Le peculiarità del cyber-world italiano: intervista all’Ambasciatore Talò

The Charateristics of the Italian cyber-world: interview with Ambassador Talò


Former Ambassador of Italy to Israel Francesco Maria Talò, now the coordinator of cybersecurity at Farnesina, is believes that the word “cyber” is synonymous with defense, diplomacy,and above all opportunity. Anticipating the central conference on cyber issues, “Cyber Tech Europe,” planned to be hosted in Rome this coming September, Talò, recently a panelist at the Center for American Studies, emphasized that the particularities of the word “cyber-world” in Italian serve as a way to look at the promotion of the Italian system and at the introduction of new European privacy directives.


Ambassador Talò, which measures should be taken to improve the Italian cyber security infrastructure?

Italy is a rapidly changing environment. We are equipped with a new regulatory system that simplifies the structure, compacts it, and makes it at the same time more interconnected. A crucial element in this sector is interdisciplinarity, or the intercommunicability of different actors. The Italian system is essentially based on three elements: the public, that is to say institutions, the private sector, represented by our businesses, and academia by research centers. These three supports have influence on the international level, of competence of Farnesina, where, there is always interdisciplinarity in the treatment of cyber security. MAECI is gradually developing its “cyberdiplomacy” also based on three elements: defense, diplomacy, and on the taking advantage of new opportunities. Thus, for Italy, the word “cyber” means opportunity. Italy has in fact a strong countrywide system, with a well-structured public sector, a private sector with collaborative industry leaders in addition to startups. In addition, its academic work is important: the obvious example the consortium “CINI” (Consorzio Interuniversitario per l’Informatica, the Interuniversity Consortium for Information Technology) which has published a white paper available in Italian and English. Now what we have to do is promote our countrywide system internationally, demonstrating our cyber prowess and the excellency of Made-in-Italy technology.


How can Italy promote itself abroad?

The promotion of our countrywide system depends on the effectiveness of our negotiating skills in international organizations, such as the United Nations and the European Union. In Brussels, Italy must convince others to value its priorities and needs and take advantage of opportunities to promote its national interests.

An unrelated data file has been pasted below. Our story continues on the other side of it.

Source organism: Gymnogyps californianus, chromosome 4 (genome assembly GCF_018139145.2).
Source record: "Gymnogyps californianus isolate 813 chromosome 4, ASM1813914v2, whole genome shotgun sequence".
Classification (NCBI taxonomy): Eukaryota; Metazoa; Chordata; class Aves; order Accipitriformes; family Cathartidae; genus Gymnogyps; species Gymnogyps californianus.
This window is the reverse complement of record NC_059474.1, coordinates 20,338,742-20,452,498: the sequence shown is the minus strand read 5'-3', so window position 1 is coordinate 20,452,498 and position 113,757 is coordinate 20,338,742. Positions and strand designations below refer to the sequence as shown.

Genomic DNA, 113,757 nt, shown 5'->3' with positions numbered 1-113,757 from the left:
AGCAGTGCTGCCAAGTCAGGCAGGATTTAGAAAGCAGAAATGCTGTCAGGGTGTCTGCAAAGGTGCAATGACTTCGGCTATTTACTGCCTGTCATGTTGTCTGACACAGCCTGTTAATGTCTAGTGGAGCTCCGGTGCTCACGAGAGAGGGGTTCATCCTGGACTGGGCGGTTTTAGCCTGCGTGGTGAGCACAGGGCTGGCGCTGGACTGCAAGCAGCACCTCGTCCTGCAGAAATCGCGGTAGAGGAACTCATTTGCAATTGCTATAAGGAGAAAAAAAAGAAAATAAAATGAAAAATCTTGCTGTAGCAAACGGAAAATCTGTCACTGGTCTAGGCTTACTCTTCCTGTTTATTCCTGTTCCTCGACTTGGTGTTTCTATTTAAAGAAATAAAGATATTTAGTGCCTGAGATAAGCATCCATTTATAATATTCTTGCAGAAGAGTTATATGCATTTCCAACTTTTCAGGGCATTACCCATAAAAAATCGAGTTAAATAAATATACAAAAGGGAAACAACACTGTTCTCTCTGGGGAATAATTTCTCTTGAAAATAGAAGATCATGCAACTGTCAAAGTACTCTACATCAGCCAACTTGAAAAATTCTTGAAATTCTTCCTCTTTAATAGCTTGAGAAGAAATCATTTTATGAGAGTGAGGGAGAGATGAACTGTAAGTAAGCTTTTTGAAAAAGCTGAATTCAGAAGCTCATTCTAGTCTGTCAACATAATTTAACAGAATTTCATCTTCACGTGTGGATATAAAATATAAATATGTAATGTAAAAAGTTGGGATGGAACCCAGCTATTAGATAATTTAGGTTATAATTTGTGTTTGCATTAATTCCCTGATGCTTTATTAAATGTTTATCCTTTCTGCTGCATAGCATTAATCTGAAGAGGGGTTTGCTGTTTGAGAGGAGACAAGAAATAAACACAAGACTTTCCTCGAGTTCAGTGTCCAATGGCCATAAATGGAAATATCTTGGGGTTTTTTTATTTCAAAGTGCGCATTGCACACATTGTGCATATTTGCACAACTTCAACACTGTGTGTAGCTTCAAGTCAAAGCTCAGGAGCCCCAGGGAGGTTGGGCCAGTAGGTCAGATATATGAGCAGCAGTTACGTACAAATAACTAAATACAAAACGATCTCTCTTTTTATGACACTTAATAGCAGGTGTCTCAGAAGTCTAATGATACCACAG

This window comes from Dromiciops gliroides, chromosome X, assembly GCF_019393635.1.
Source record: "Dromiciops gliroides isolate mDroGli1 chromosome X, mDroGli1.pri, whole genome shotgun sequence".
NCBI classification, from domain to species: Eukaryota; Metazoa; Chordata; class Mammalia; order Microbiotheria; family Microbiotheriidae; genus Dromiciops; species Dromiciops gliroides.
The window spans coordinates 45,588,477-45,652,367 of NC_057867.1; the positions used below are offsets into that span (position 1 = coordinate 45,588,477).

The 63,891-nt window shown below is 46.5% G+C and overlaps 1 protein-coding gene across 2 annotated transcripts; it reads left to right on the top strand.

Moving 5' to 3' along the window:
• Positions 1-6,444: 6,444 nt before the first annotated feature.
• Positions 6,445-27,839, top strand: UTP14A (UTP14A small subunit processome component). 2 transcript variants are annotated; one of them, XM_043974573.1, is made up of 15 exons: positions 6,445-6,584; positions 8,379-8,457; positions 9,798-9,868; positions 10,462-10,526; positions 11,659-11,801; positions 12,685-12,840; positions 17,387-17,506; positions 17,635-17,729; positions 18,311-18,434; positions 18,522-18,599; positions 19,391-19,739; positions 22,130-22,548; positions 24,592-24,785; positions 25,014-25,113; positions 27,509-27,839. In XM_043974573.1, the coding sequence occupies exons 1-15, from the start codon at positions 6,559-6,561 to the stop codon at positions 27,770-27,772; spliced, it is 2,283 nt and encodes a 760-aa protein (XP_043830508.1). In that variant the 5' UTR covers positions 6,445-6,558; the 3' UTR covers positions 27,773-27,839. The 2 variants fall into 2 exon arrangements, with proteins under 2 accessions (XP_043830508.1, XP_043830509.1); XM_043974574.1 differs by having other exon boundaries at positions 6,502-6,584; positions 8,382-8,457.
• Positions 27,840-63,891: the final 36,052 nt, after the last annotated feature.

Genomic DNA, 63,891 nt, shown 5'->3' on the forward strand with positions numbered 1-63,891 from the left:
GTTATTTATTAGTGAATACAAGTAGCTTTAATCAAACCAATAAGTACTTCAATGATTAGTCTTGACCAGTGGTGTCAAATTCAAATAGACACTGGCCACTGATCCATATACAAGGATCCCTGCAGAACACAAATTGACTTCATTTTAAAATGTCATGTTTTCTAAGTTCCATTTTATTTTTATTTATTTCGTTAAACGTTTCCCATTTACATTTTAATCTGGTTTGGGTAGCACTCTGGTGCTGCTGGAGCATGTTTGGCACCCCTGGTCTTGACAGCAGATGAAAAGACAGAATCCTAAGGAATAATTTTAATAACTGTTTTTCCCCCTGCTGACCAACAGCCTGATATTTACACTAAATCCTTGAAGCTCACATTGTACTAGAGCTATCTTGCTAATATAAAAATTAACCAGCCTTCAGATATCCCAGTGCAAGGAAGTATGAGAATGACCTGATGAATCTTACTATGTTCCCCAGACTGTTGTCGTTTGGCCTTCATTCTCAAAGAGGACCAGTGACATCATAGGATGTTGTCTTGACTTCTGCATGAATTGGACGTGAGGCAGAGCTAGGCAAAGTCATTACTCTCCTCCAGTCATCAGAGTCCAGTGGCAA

In addition, we are active in cyberspace the year that Italy has the presidency of the OSCE, an organization which is working on a series of measures to build confidence in this very sector. In NATO, Italy is working with its allies, given the fact that cybersecurity has become one of the five spheres of activity in the Atlantic Alliance, in additional to traditional methods, such as land, water, air, and space.


Era of the GDPR: According to you will the new European privacy regulations succeed at equipping nations with an ideal balance between privacy, security, and freedom?

The European digital field is made up of a triade of values that must coexist: security, that is defense from external attacks; liberty, that is the survival of “open” cyberspace; and privacy, to guarantee the protection of personal data. To these values must be added respect and tolerance of others. Cyberspace cannot, for example, descend into anti-semitism, in aspect which is the focus of the conference that I organized at the end of January at MAE.

In regard to the GDPR, the new regulation regards, above all, privacy and the right of European citizens should be respected for their efforts. From that point of view, the EU is a pioneer in the field. The GDPR could produce results that compel everyone to defend cyberspace as a place of free-expression in security.


Cybersecurity and internal politics: what measures will be adopted to control cyberbullying and other, more serious threats to national security?

Italy has very advanced anti-cyberbullying regulations, and for digital crimes, is a signatory of the Convention of Budapest of the Council of Europe in 2001, which has been very successful. In regard to the internal application of cybersecurity, management is under the jurisdiction of the Postal Police and Communications, a system which is very effective.


What are the upcoming priorities on the MAE agenda for the advancement of the cyberworld?


The organization aims to make Italy the protagonist of cyberspace. The fact that “CyberTech Europe” will be hosted in Rome for the third time the 26th and 27th of September is a monumental demonstration of that. I personally worked to ensure that Rome was the seat of this event. We wish to give an encore, and best the attendance of the previous year’s “Nuvola Centro Congresis”.

From your opinion as the ex-Ambassador of Italy to Israel, what predictions do you have of the “Cyber-Week” next week in Tel Aviv?

The embassy at Tel Aviv is working hard to ensure the success of our representatives at the event. Already there is regular dialogue between Italians and Israelis in every sector. The “Cyber-Week” will be an optimal meeting place for Italian, in expectation of “CyberTech Europe” this September.



Francesco Garibaldi. Translated from the Italian by Justin Daniels




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